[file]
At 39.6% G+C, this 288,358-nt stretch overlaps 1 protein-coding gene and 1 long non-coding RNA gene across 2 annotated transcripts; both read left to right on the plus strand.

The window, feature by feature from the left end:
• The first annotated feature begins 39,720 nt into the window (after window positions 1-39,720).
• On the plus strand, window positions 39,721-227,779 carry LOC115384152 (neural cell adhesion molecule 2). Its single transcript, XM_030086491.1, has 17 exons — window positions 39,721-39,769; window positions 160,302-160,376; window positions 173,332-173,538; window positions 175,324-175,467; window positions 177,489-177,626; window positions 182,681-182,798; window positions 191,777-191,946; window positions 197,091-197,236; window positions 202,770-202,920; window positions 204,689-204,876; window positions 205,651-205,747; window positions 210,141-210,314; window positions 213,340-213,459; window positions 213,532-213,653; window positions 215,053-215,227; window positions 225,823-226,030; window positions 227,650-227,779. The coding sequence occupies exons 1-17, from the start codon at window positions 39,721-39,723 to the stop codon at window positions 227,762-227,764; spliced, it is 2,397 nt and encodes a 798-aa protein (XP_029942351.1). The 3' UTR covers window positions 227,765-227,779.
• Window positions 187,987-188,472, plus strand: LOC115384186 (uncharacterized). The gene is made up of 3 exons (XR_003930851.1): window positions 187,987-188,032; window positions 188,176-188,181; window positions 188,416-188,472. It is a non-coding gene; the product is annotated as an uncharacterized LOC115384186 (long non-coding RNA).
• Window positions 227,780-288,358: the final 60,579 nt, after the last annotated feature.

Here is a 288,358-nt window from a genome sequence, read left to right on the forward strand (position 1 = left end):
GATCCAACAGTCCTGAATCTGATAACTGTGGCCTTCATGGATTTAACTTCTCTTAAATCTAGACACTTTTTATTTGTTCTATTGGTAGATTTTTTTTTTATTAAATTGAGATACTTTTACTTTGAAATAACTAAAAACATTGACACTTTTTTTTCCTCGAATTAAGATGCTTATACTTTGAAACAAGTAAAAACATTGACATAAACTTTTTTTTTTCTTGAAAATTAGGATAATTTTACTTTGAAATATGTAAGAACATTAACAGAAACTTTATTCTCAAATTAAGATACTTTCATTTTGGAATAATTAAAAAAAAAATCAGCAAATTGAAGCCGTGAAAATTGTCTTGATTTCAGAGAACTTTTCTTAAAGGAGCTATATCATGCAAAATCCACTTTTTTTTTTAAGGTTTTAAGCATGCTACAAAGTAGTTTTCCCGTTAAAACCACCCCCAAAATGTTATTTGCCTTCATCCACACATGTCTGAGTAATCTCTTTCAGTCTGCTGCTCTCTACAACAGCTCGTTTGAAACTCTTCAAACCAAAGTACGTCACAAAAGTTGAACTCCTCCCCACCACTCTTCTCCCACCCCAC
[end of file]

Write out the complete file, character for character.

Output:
At 39.6% G+C, this 288,358-nt stretch overlaps 1 protein-coding gene and 1 long non-coding RNA gene across 2 annotated transcripts; both read left to right on the plus strand.

The window, feature by feature from the left end:
• The first annotated feature begins 39,720 nt into the window (after window positions 1-39,720).
• On the plus strand, window positions 39,721-227,779 carry LOC115384152 (neural cell adhesion molecule 2). Its single transcript, XM_030086491.1, has 17 exons — window positions 39,721-39,769; window positions 160,302-160,376; window positions 173,332-173,538; window positions 175,324-175,467; window positions 177,489-177,626; window positions 182,681-182,798; window positions 191,777-191,946; window positions 197,091-197,236; window positions 202,770-202,920; window positions 204,689-204,876; window positions 205,651-205,747; window positions 210,141-210,314; window positions 213,340-213,459; window positions 213,532-213,653; window positions 215,053-215,227; window positions 225,823-226,030; window positions 227,650-227,779. The coding sequence occupies exons 1-17, from the start codon at window positions 39,721-39,723 to the stop codon at window positions 227,762-227,764; spliced, it is 2,397 nt and encodes a 798-aa protein (XP_029942351.1). The 3' UTR covers window positions 227,765-227,779.
• Window positions 187,987-188,472, plus strand: LOC115384186 (uncharacterized). The gene is made up of 3 exons (XR_003930851.1): window positions 187,987-188,032; window positions 188,176-188,181; window positions 188,416-188,472. It is a non-coding gene; the product is annotated as an uncharacterized LOC115384186 (long non-coding RNA).
• Window positions 227,780-288,358: the final 60,579 nt, after the last annotated feature.

Here is a 288,358-nt window from a genome sequence, read left to right on the forward strand (position 1 = left end):
GATCCAACAGTCCTGAATCTGATAACTGTGGCCTTCATGGATTTAACTTCTCTTAAATCTAGACACTTTTTATTTGTTCTATTGGTAGATTTTTTTTTTATTAAATTGAGATACTTTTACTTTGAAATAACTAAAAACATTGACACTTTTTTTTCCTCGAATTAAGATGCTTATACTTTGAAACAAGTAAAAACATTGACATAAACTTTTTTTTTTCTTGAAAATTAGGATAATTTTACTTTGAAATATGTAAGAACATTAACAGAAACTTTATTCTCAAATTAAGATACTTTCATTTTGGAATAATTAAAAAAAAAATCAGCAAATTGAAGCCGTGAAAATTGTCTTGATTTCAGAGAACTTTTCTTAAAGGAGCTATATCATGCAAAATCCACTTTTTTTTTTAAGGTTTTAAGCATGCTACAAAGTAGTTTTCCCGTTAAAACCACCCCCAAAATGTTATTTGCCTTCATCCACACATGTCTGAGTAATCTCTTTCAGTCTGCTGCTCTCTACAACAGCTCGTTTGAAACTCTTCAAACCAAAGTACGTCACAAAAGTTGAACTCCTCCCCACCACTCTTCTCCCACCCCAC